The Kasteel Ammersoyen is one of the last standing medieval era castles in The Netherlands having been built circa 1300. Located in the province of Gelderland, it was in relative disrepair until it's rebuilding after World War 2 which unearthed quite a number of artifacts which are now housed in the Kasteel museum.

In the times P.C. (pre-Corona), I would find myself in these little known towns and places in The Netherlands, with many old historical buildings and museums playing double duty in the evenings as chamber music sized concert venues for the local population. Kasteel Ammersoyen is one of the more interesting buildings that I have played in due to the fact that it is one of the older buildings left standing in the Dutch region. Most of the existing historical buildings are from the Dutch Golden Age (around the 18th century), and buildings from earlier have not tended to survive in this country.



The surrounding lands around the castle are quite serene and picturesque, much of the landscape could easily have come out of a Van Gogh painting or some other artist from the Dutch Golden Age. The characteristic trees without leaves, the flat and rural landscape, cobbled paths and the shallow bodies of water.


Many of the castles in the Dutch region were not built in the style of fortresses that we more commonly associate with the medieval age. The more familiar castles from movies and childhood fantasies tend to hail from previous centuries, before the introduction of gunpowder in the early 14th century. The high walls and ramparts of those castles would have been wasted effort after the introduction of cannons to the battlefield.

So, the Kasteel Ammersoyen resembles a grand manor house rather than the gigantic stone fortresses of previous centuries. In fact, all of the "castles" in The Netherlands refer to this type of lighter more administrative rather than defensive fortification!


Every good castle, regardless of the era in which it was built, still needs a place for punishment. A good sturdy stock is a nice reminder that no mistakes will be tolerated in the coming concert!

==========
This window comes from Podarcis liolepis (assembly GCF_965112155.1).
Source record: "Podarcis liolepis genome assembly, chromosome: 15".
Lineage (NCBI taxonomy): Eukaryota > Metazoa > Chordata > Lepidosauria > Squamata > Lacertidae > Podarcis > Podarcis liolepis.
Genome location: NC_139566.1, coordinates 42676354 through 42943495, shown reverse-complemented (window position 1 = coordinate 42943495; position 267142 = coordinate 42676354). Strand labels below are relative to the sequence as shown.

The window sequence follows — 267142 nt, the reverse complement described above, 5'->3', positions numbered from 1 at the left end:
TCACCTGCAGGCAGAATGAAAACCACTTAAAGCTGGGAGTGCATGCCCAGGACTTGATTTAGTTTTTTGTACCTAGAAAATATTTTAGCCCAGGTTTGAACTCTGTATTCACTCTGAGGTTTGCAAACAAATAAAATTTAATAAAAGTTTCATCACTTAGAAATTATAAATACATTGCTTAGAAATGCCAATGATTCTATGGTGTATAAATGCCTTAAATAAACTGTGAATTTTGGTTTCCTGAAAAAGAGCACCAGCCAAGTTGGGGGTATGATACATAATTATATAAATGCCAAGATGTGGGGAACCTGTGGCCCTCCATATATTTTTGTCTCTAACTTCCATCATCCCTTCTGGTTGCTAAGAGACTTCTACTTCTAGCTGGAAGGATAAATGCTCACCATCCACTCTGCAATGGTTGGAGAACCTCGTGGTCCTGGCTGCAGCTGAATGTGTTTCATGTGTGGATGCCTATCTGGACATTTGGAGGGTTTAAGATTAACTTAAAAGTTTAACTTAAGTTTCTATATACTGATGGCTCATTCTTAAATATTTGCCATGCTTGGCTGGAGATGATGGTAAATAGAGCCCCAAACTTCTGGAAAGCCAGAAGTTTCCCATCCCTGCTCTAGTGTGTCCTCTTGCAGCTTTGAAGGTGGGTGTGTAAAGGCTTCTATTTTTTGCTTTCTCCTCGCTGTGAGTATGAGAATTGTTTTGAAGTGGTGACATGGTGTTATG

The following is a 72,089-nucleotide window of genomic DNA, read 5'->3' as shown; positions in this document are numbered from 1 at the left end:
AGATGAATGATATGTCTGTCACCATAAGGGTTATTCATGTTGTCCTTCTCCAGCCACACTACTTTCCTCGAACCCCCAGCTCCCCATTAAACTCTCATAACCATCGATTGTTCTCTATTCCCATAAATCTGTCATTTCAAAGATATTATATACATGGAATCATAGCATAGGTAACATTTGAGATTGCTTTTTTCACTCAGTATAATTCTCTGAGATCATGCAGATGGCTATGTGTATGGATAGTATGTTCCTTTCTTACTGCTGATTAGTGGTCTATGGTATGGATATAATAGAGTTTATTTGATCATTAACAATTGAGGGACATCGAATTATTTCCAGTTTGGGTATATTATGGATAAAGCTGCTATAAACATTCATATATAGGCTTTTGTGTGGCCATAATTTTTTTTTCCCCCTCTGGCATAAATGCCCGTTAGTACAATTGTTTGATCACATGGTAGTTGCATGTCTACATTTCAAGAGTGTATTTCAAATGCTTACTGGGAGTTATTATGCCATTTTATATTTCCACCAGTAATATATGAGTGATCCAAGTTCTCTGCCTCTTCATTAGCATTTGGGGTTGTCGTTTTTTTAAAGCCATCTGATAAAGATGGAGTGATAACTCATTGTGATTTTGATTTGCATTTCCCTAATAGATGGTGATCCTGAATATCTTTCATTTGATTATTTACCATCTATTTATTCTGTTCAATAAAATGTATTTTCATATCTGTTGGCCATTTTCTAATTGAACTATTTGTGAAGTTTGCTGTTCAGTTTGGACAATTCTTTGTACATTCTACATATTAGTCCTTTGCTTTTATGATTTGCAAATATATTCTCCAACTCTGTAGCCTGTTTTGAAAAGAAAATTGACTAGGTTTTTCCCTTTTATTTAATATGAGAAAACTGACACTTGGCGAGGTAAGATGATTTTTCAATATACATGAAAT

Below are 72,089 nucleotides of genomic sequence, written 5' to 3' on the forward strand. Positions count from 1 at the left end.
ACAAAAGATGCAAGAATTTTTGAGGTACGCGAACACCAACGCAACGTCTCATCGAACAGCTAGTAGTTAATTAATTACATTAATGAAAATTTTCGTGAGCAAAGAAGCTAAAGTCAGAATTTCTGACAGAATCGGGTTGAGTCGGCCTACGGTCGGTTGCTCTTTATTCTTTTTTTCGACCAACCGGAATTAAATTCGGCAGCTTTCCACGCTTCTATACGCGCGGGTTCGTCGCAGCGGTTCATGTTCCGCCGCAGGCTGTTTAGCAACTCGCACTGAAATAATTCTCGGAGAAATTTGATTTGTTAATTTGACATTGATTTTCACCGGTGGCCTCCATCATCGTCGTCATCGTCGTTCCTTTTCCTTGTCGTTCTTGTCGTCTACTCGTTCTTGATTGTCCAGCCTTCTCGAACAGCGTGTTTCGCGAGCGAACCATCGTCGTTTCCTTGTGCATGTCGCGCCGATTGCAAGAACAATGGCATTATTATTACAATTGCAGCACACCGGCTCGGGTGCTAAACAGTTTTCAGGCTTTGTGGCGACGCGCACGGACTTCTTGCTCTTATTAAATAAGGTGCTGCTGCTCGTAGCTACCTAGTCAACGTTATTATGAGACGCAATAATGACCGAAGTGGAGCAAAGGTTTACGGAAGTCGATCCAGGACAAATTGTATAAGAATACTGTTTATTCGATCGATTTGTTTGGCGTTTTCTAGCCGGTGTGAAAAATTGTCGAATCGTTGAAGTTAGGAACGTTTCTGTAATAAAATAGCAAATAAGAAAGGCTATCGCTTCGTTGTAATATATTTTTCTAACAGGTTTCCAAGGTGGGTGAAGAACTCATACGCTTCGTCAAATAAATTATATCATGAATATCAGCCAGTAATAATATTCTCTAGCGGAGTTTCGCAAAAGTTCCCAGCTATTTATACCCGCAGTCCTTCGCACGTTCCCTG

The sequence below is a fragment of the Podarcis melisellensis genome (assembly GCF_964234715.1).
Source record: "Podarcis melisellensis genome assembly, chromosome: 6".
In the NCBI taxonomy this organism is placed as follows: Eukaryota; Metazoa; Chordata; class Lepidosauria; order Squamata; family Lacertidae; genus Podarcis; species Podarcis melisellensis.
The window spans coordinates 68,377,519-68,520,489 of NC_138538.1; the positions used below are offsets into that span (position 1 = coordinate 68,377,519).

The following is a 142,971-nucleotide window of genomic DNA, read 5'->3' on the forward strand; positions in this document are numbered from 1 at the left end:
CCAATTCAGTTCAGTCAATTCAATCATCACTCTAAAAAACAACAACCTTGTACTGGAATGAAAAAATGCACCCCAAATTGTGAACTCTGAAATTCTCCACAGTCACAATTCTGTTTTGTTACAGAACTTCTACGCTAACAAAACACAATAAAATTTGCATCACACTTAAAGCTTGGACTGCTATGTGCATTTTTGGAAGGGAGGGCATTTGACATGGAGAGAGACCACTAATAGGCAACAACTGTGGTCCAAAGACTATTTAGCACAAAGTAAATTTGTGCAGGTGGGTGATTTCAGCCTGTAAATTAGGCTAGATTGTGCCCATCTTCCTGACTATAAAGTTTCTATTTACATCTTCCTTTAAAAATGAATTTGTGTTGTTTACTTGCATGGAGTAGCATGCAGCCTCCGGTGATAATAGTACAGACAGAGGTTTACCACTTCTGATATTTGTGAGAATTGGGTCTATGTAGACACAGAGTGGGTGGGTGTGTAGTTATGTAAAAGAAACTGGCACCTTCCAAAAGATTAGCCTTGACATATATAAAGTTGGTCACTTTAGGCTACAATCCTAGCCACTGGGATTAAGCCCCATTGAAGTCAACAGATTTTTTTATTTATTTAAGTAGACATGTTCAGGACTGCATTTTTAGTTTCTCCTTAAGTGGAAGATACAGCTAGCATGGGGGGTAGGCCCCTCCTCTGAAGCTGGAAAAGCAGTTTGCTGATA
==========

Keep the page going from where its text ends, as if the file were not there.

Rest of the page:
The building is multi-leveled, built mostly from brick as is the norm in The Netherlands. I'm not an engineer, but I suspect that the preference for brick over more solid and large blocks of construction material is due to the ever shifting ground that forms the basis of much of Netherlands. Much of the groundwork lies on unsteady marshland and reclaimed seabed rather than solid rock.

The shutters of the windows are very much a characteristic of older houses of The Netherlands, with strong winds being kept at back by flat boards that wouldn't catch too much of the force of the wind. At least many of these windows were not boarded up or bricked over due to the taxation laws of Napoleon!


This room served as our "green" room, where we could leave our cases and belongings. Like every good living room, it was tastefully adorned with a small functional cannon.


On the other side of the room was a non-functional (well, at least not in use when we were there) ornamented fireplace with a beautiful painting from the Golden Age (so a bit of a mix of eras there, seperated by more than quite a few centuries!). Also, quite an amazing chandelier to light the otherwise dark room... although, in the end, I would have preferred a lit fire... it was freezing on this evening and some warmth would have been preferable to light! Especially as cold hands and concerts are not the best combination!


The actual concert room was also quite dimly lit and even colder than the other room! So, never discount what you have... things could always be much much worse!

This room housed many more age appropriate decorations on the walls... with old tapestries from that were uncovered in the rebuilding of the site.





Many historical lineages were depicted in various tapestries and weavings. However, these were done with the coat of arms of the various lineages and not in written form, so it was quite hard to decipher without some pre-knowledge of the various symbols. Still, you can see how various lines have merged and linked together in the ownership of the Kasteel.


Also, the old pre-Golden Age oil paintings on wood were in abundance along the walls. You can see the common dress of the time for the nobility, the plain black and white collars that were the norm in these sorts of paintings to reflect the austere Lutheran/Protestant faith that was dominant in the region.


... and if you were so inclined, there was also a very old fashioned toilet! Dropping straight down into the moat below! Trust me, it was bloody freezing and so I opted for the more modern toilet right next to it!